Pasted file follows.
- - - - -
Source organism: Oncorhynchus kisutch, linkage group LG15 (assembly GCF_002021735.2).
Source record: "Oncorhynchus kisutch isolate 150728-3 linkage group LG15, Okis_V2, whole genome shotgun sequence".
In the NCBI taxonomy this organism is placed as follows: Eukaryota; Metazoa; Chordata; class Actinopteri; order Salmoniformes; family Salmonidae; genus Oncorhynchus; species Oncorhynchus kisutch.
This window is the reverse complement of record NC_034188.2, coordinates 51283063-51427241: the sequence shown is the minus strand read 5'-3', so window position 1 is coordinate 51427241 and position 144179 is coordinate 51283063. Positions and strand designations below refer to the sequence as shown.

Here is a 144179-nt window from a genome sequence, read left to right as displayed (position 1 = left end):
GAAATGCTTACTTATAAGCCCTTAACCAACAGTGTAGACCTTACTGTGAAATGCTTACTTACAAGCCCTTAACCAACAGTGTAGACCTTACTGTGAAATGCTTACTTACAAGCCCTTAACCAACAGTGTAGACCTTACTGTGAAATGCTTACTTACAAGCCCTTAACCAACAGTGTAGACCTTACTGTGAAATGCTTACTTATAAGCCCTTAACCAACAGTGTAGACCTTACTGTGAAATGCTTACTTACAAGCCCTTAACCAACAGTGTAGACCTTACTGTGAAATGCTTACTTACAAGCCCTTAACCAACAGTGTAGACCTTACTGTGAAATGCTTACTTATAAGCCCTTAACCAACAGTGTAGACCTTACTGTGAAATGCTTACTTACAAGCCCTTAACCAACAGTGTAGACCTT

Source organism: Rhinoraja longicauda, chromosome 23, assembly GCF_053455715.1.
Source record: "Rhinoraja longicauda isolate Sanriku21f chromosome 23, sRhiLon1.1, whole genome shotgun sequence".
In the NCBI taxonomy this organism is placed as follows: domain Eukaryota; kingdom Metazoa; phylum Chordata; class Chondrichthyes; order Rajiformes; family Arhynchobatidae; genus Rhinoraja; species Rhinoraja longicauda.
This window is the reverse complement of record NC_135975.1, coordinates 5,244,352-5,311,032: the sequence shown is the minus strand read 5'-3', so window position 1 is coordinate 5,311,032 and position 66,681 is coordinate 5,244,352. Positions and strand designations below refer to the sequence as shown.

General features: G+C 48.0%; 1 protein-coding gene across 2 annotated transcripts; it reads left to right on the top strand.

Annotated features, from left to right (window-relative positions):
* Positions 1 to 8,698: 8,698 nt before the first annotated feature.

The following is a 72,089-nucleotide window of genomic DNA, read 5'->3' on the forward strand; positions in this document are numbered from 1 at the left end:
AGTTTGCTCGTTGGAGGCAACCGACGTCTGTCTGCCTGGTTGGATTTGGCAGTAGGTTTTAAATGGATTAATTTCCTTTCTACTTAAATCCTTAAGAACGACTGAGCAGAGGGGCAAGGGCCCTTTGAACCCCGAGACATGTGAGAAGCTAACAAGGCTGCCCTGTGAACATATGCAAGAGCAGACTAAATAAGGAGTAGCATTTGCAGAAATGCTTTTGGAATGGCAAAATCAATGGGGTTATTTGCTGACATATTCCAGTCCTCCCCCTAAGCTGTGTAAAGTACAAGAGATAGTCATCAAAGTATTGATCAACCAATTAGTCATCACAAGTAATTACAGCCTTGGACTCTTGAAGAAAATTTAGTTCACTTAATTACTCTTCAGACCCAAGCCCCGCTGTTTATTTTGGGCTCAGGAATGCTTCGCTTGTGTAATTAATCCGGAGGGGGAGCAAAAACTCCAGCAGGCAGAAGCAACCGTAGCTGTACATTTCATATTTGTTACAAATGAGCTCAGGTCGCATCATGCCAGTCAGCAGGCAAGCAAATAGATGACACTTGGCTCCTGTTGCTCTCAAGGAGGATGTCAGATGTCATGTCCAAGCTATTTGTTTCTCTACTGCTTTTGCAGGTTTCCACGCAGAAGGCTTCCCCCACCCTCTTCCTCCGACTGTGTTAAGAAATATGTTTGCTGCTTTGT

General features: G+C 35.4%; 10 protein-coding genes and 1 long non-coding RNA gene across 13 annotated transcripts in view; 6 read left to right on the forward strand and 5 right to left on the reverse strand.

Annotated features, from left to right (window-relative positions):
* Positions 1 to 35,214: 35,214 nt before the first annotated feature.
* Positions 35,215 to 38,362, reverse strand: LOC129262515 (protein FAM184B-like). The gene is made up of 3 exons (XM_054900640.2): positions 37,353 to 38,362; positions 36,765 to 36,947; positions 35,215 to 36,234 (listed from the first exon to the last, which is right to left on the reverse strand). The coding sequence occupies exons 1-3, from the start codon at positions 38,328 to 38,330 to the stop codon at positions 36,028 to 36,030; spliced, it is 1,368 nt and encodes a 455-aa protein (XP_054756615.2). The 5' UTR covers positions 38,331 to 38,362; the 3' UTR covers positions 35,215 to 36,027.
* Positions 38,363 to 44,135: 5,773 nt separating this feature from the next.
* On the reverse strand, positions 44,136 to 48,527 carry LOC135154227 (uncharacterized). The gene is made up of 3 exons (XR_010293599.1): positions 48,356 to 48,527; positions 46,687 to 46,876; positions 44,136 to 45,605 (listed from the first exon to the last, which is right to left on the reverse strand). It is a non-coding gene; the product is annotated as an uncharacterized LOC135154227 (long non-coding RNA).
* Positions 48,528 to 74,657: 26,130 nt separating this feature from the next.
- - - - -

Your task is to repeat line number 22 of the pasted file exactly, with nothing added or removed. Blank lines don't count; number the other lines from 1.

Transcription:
* Positions 48,528 to 74,657: 26,130 nt separating this feature from the next.